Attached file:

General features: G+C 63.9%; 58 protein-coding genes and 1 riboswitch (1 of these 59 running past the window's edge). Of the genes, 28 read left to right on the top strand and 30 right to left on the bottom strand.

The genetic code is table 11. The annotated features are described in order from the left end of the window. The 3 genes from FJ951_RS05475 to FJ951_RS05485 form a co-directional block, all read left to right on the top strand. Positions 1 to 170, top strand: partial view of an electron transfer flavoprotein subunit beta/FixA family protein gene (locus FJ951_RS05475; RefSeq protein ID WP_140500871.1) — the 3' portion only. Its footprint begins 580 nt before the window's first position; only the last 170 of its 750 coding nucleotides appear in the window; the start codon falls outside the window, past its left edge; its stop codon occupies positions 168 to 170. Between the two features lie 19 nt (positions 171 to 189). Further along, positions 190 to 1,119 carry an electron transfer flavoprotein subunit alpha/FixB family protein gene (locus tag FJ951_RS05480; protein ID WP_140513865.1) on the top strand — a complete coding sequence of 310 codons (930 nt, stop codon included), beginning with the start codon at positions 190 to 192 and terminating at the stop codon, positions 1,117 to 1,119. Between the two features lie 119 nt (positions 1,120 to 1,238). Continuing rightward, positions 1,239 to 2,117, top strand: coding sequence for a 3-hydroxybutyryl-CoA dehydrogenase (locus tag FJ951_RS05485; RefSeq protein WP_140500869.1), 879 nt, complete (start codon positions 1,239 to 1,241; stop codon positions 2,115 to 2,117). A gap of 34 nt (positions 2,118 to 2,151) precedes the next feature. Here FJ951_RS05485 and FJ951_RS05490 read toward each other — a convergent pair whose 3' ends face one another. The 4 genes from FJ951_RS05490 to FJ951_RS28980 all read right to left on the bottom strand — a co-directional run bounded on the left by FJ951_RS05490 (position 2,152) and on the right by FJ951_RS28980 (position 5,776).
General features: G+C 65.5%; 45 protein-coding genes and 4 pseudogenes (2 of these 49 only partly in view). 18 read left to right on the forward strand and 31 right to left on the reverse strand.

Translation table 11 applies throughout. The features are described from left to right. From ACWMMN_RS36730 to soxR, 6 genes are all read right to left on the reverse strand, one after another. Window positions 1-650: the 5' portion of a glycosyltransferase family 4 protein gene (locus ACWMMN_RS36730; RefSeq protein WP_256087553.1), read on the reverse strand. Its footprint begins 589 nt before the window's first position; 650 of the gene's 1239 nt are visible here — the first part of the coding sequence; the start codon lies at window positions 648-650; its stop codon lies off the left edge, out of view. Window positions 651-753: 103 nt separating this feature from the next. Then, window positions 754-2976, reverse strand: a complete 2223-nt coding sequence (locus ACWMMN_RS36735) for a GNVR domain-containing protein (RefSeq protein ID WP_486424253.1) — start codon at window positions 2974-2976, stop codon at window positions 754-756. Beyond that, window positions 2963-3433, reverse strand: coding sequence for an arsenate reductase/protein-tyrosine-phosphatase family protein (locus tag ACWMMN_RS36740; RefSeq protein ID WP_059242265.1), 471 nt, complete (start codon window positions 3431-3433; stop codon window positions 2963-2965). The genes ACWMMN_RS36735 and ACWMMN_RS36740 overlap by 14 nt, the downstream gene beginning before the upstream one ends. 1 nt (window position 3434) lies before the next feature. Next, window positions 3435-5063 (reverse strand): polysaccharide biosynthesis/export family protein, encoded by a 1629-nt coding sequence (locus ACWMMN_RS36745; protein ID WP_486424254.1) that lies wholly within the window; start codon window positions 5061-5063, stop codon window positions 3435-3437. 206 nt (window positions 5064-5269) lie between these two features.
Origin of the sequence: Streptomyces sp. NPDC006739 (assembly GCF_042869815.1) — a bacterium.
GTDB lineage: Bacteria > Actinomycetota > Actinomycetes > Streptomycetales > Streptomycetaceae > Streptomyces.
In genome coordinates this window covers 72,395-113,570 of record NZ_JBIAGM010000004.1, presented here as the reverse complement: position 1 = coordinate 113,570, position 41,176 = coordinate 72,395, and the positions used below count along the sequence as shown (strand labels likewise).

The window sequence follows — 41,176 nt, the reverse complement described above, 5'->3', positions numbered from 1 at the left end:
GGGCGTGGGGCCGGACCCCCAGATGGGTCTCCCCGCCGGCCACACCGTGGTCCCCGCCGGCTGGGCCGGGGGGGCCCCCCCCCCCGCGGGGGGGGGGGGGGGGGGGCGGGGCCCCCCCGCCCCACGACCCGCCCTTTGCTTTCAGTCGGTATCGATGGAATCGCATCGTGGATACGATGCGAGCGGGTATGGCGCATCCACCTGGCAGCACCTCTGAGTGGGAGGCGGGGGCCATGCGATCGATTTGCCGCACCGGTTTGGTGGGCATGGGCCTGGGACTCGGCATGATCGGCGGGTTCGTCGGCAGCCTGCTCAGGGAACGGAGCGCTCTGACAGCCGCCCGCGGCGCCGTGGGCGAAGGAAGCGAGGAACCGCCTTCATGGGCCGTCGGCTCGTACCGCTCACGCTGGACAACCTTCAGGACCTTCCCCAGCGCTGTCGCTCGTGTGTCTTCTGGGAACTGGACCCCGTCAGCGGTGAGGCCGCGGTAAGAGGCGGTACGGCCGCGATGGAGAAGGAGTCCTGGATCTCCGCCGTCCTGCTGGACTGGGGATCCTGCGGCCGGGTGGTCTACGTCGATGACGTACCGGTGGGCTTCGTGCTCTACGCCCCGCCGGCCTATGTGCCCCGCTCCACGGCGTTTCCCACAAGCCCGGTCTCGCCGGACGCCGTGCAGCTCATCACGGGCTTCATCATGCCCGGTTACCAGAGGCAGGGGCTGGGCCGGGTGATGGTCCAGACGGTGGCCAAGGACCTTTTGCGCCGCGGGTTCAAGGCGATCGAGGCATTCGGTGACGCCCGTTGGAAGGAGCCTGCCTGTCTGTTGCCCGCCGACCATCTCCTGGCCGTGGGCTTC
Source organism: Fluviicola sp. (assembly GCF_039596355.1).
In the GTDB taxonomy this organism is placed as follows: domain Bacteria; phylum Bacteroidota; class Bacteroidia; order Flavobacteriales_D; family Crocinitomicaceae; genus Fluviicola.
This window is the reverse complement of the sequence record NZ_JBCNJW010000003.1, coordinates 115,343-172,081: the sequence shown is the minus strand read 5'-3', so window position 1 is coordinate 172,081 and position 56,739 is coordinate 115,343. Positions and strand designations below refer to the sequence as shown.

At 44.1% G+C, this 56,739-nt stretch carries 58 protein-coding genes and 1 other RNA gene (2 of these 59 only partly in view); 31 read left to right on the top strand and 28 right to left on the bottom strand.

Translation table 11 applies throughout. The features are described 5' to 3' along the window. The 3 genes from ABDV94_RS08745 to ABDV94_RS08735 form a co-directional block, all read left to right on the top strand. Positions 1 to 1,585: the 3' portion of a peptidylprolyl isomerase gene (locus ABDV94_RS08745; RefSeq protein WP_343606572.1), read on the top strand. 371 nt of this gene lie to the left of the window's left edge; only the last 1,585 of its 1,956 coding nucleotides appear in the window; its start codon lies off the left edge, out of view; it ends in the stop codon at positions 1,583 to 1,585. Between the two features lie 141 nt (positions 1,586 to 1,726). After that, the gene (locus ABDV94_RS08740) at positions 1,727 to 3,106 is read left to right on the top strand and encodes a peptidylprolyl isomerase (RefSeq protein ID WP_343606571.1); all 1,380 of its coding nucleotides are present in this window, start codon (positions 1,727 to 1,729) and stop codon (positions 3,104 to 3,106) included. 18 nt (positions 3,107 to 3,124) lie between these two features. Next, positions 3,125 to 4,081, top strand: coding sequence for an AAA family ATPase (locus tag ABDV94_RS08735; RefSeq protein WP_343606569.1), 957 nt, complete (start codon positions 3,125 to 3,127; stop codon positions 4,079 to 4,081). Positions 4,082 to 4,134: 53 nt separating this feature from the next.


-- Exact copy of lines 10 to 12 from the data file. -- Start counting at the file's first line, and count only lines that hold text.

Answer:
Source organism: Fluviicola sp. (assembly GCF_039596355.1).
In the GTDB taxonomy this organism is placed as follows: domain Bacteria; phylum Bacteroidota; class Bacteroidia; order Flavobacteriales_D; family Crocinitomicaceae; genus Fluviicola.
This window is the reverse complement of the sequence record NZ_JBCNJW010000003.1, coordinates 115,343-172,081: the sequence shown is the minus strand read 5'-3', so window position 1 is coordinate 172,081 and position 56,739 is coordinate 115,343. Positions and strand designations below refer to the sequence as shown.